The New England Patriots are ready to move on without Tom Brady. But adjustments must be made to fill Brady's void -- both on the field and off.
Patriots veterans like Julian Edelman, Devin McCourty and Matthew Slater will have to become more active leaders after Brady joined the Tampa Bay Buccaneers this offseason.
Running back James White also is a team captain, though, and is aware his role will need to change this season, as well.
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"Usually I don’t say anything," White admitted Sunday night on "The Double Coverage Podcast" with teammates Devin and Jason McCourty. "Now I'm one of those guys on offense -- I'm going to have to say something."
White said that's partly out of necessity, as the seventh-year pro is one of the longest-tenured Patriots on offense.
"We don’t have that many guys who have played in our offense besides me, Julian, Brandon Bolden, David Andrews, Marcus Cannon — guys like that. Some of them, they don’t talk that much as well. We’re all going to have to speak up, voice our opinions a little bit more, let the younger guys know how we do things as an offense and make sure everybody is on the same page, especially now having less practice time.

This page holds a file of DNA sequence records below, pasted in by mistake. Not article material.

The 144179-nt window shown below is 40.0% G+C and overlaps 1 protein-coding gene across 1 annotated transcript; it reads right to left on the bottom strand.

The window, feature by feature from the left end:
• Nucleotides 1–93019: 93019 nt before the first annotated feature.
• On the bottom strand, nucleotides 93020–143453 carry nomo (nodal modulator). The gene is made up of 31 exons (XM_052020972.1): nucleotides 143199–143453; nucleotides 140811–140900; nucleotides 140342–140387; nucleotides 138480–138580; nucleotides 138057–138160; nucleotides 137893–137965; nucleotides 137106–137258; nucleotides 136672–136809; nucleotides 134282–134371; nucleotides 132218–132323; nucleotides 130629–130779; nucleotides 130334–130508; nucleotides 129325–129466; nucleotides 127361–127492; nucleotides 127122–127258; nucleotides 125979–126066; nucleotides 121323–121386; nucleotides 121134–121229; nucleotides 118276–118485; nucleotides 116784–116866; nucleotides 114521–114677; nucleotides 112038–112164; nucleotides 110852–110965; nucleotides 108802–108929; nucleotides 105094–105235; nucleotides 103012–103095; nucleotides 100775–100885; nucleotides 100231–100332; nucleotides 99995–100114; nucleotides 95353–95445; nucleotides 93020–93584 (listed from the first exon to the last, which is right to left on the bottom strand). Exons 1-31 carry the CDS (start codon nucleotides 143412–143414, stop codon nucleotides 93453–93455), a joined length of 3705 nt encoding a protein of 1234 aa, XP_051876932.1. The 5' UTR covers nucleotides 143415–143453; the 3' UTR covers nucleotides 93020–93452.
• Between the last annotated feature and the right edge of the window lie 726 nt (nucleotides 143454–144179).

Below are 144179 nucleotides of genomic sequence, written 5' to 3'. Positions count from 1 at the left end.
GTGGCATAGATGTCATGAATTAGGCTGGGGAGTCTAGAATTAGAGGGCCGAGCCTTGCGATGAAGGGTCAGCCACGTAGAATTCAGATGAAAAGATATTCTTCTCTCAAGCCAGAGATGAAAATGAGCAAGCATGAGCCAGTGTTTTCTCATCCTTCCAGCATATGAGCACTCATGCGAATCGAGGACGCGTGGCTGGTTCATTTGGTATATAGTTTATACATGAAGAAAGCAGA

"I think it's going to be even more important. Who knows if we’re going to have one week, two weeks, a month to get ready for a game. It's going to be extremely important for all of us to speak up and be on the same page."
Brady would have played a central role in holding his Patriots teammates accountable during their "virtual offseason," which still is limited to video conferences, phone calls and workouts of 10 players or fewer.
Now, it's up to White and the remaining veterans to be the commanding voices for the young players, which on offense include running back Damien Harris, wide receivers N'Keal Harry and Jakobi Meyers and second-year quarterback Jarrett Stidham, among several others.
For White, that means stepping outside of his comfort zone.
"For me, it is just learning to speak up more," White told the McCourty twins. "As you know, I'm a pretty quiet guy. I don’t talk too much. I only say things when they need to be said. I am constantly learning to speak my mind sometimes because that's a part where I am still continuing to try and grow."
The 28-year-old made strides in that department last Thursday, telling reporters his teammates must "stay on top of" their conditioning and studying their playbooks. He also suggested the team may organize a way to protest racial inequality and police brutality this season following the recent murders of George Floyd and several other Black men and women by police officers.
White should be a major factor in the Patriots' offense in 2020, but it's clear his goals go beyond his performance on the field.